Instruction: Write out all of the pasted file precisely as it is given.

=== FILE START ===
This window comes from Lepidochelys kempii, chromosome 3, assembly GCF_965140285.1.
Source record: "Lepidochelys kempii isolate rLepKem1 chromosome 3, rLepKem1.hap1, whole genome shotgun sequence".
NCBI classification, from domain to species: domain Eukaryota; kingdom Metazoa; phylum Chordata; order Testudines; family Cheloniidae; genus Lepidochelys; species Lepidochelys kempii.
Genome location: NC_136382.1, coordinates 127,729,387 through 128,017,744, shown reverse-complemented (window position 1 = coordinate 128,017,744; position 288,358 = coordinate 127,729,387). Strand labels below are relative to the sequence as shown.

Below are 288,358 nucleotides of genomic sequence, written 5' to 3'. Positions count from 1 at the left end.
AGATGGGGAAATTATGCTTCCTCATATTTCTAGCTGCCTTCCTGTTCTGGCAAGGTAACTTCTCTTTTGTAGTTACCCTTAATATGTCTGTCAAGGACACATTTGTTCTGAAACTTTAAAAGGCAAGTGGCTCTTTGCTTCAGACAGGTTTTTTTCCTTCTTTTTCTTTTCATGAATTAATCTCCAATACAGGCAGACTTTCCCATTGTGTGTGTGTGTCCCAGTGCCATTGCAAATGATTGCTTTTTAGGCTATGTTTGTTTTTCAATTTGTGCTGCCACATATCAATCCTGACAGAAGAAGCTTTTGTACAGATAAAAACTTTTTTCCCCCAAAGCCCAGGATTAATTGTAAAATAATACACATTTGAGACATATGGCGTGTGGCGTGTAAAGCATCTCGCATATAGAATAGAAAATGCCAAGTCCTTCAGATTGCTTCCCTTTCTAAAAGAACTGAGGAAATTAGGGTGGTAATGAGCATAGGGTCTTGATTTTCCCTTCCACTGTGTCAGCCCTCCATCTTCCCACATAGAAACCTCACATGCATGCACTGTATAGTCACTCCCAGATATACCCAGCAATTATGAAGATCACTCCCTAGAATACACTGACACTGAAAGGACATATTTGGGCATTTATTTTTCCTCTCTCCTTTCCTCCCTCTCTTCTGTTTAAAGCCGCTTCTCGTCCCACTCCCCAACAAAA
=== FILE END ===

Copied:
This window comes from Lepidochelys kempii, chromosome 3, assembly GCF_965140285.1.
Source record: "Lepidochelys kempii isolate rLepKem1 chromosome 3, rLepKem1.hap1, whole genome shotgun sequence".
NCBI classification, from domain to species: domain Eukaryota; kingdom Metazoa; phylum Chordata; order Testudines; family Cheloniidae; genus Lepidochelys; species Lepidochelys kempii.
Genome location: NC_136382.1, coordinates 127,729,387 through 128,017,744, shown reverse-complemented (window position 1 = coordinate 128,017,744; position 288,358 = coordinate 127,729,387). Strand labels below are relative to the sequence as shown.

Below are 288,358 nucleotides of genomic sequence, written 5' to 3'. Positions count from 1 at the left end.
AGATGGGGAAATTATGCTTCCTCATATTTCTAGCTGCCTTCCTGTTCTGGCAAGGTAACTTCTCTTTTGTAGTTACCCTTAATATGTCTGTCAAGGACACATTTGTTCTGAAACTTTAAAAGGCAAGTGGCTCTTTGCTTCAGACAGGTTTTTTTCCTTCTTTTTCTTTTCATGAATTAATCTCCAATACAGGCAGACTTTCCCATTGTGTGTGTGTGTCCCAGTGCCATTGCAAATGATTGCTTTTTAGGCTATGTTTGTTTTTCAATTTGTGCTGCCACATATCAATCCTGACAGAAGAAGCTTTTGTACAGATAAAAACTTTTTTCCCCCAAAGCCCAGGATTAATTGTAAAATAATACACATTTGAGACATATGGCGTGTGGCGTGTAAAGCATCTCGCATATAGAATAGAAAATGCCAAGTCCTTCAGATTGCTTCCCTTTCTAAAAGAACTGAGGAAATTAGGGTGGTAATGAGCATAGGGTCTTGATTTTCCCTTCCACTGTGTCAGCCCTCCATCTTCCCACATAGAAACCTCACATGCATGCACTGTATAGTCACTCCCAGATATACCCAGCAATTATGAAGATCACTCCCTAGAATACACTGACACTGAAAGGACATATTTGGGCATTTATTTTTCCTCTCTCCTTTCCTCCCTCTCTTCTGTTTAAAGCCGCTTCTCGTCCCACTCCCCAACAAAA